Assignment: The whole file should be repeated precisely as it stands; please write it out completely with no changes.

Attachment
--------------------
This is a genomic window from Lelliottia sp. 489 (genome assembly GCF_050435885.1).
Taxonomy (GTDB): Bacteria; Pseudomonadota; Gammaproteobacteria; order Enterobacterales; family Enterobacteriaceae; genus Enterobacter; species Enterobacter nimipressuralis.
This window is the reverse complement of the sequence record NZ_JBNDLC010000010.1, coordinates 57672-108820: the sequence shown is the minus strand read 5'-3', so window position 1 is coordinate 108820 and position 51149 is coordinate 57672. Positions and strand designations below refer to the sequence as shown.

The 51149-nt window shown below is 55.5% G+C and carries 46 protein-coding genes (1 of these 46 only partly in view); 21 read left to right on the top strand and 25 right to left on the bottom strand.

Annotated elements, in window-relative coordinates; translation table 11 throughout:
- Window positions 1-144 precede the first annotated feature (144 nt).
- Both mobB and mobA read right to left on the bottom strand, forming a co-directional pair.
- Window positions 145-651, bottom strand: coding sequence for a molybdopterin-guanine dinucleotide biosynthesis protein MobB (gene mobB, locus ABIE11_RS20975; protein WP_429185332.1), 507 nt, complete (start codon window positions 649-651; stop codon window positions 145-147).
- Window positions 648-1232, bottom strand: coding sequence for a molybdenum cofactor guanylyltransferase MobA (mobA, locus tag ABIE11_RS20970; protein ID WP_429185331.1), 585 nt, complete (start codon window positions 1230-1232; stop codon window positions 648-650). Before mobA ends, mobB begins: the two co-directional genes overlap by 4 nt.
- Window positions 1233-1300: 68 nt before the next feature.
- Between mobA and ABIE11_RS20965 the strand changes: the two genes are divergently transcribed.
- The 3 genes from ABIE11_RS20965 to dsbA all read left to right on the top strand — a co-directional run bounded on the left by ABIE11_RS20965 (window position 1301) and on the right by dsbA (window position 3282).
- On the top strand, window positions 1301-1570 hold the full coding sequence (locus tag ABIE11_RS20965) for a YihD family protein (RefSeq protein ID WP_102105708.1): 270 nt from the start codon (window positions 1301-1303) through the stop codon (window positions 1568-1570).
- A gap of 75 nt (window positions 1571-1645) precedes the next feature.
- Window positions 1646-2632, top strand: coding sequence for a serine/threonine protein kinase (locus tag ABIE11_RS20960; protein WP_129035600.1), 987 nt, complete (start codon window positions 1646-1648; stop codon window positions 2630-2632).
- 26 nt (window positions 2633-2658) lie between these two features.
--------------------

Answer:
This is a genomic window from Lelliottia sp. 489 (genome assembly GCF_050435885.1).
Taxonomy (GTDB): Bacteria; Pseudomonadota; Gammaproteobacteria; order Enterobacterales; family Enterobacteriaceae; genus Enterobacter; species Enterobacter nimipressuralis.
This window is the reverse complement of the sequence record NZ_JBNDLC010000010.1, coordinates 57672-108820: the sequence shown is the minus strand read 5'-3', so window position 1 is coordinate 108820 and position 51149 is coordinate 57672. Positions and strand designations below refer to the sequence as shown.

The 51149-nt window shown below is 55.5% G+C and carries 46 protein-coding genes (1 of these 46 only partly in view); 21 read left to right on the top strand and 25 right to left on the bottom strand.

Annotated elements, in window-relative coordinates; translation table 11 throughout:
- Window positions 1-144 precede the first annotated feature (144 nt).
- Both mobB and mobA read right to left on the bottom strand, forming a co-directional pair.
- Window positions 145-651, bottom strand: coding sequence for a molybdopterin-guanine dinucleotide biosynthesis protein MobB (gene mobB, locus ABIE11_RS20975; protein WP_429185332.1), 507 nt, complete (start codon window positions 649-651; stop codon window positions 145-147).
- Window positions 648-1232, bottom strand: coding sequence for a molybdenum cofactor guanylyltransferase MobA (mobA, locus tag ABIE11_RS20970; protein ID WP_429185331.1), 585 nt, complete (start codon window positions 1230-1232; stop codon window positions 648-650). Before mobA ends, mobB begins: the two co-directional genes overlap by 4 nt.
- Window positions 1233-1300: 68 nt before the next feature.
- Between mobA and ABIE11_RS20965 the strand changes: the two genes are divergently transcribed.
- The 3 genes from ABIE11_RS20965 to dsbA all read left to right on the top strand — a co-directional run bounded on the left by ABIE11_RS20965 (window position 1301) and on the right by dsbA (window position 3282).
- On the top strand, window positions 1301-1570 hold the full coding sequence (locus tag ABIE11_RS20965) for a YihD family protein (RefSeq protein ID WP_102105708.1): 270 nt from the start codon (window positions 1301-1303) through the stop codon (window positions 1568-1570).
- A gap of 75 nt (window positions 1571-1645) precedes the next feature.
- Window positions 1646-2632, top strand: coding sequence for a serine/threonine protein kinase (locus tag ABIE11_RS20960; protein WP_129035600.1), 987 nt, complete (start codon window positions 1646-1648; stop codon window positions 2630-2632).
- 26 nt (window positions 2633-2658) lie between these two features.